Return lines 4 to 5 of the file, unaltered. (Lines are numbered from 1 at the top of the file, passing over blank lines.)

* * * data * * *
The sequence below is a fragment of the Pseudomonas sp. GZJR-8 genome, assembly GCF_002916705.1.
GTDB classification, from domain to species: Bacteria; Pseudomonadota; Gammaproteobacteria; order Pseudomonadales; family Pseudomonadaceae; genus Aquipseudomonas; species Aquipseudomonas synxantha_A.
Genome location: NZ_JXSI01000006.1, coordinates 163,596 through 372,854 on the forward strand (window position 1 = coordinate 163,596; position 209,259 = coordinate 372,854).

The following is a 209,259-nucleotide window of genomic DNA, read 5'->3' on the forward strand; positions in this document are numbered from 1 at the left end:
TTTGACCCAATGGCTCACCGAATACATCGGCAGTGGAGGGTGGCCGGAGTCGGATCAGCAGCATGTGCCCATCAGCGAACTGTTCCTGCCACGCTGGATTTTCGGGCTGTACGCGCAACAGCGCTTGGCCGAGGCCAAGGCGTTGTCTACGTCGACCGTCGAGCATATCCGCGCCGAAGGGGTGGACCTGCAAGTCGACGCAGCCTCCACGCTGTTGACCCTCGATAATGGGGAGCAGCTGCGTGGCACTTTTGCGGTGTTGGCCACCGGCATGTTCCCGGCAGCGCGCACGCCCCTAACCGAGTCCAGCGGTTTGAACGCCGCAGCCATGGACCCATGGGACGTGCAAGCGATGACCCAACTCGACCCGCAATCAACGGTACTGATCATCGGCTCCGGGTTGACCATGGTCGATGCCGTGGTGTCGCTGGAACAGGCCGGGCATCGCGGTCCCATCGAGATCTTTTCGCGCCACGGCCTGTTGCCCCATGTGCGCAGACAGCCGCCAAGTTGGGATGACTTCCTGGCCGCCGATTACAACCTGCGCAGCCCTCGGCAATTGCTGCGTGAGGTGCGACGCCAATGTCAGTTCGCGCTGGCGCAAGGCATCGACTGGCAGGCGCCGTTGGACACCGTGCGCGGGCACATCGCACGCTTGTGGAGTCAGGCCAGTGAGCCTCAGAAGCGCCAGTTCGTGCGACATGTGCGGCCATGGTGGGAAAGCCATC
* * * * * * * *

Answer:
The following is a 209,259-nucleotide window of genomic DNA, read 5'->3' on the forward strand; positions in this document are numbered from 1 at the left end:
TTTGACCCAATGGCTCACCGAATACATCGGCAGTGGAGGGTGGCCGGAGTCGGATCAGCAGCATGTGCCCATCAGCGAACTGTTCCTGCCACGCTGGATTTTCGGGCTGTACGCGCAACAGCGCTTGGCCGAGGCCAAGGCGTTGTCTACGTCGACCGTCGAGCATATCCGCGCCGAAGGGGTGGACCTGCAAGTCGACGCAGCCTCCACGCTGTTGACCCTCGATAATGGGGAGCAGCTGCGTGGCACTTTTGCGGTGTTGGCCACCGGCATGTTCCCGGCAGCGCGCACGCCCCTAACCGAGTCCAGCGGTTTGAACGCCGCAGCCATGGACCCATGGGACGTGCAAGCGATGACCCAACTCGACCCGCAATCAACGGTACTGATCATCGGCTCCGGGTTGACCATGGTCGATGCCGTGGTGTCGCTGGAACAGGCCGGGCATCGCGGTCCCATCGAGATCTTTTCGCGCCACGGCCTGTTGCCCCATGTGCGCAGACAGCCGCCAAGTTGGGATGACTTCCTGGCCGCCGATTACAACCTGCGCAGCCCTCGGCAATTGCTGCGTGAGGTGCGACGCCAATGTCAGTTCGCGCTGGCGCAAGGCATCGACTGGCAGGCGCCGTTGGACACCGTGCGCGGGCACATCGCACGCTTGTGGAGTCAGGCCAGTGAGCCTCAGAAGCGCCAGTTCGTGCGACATGTGCGGCCATGGTGGGAAAGCCATC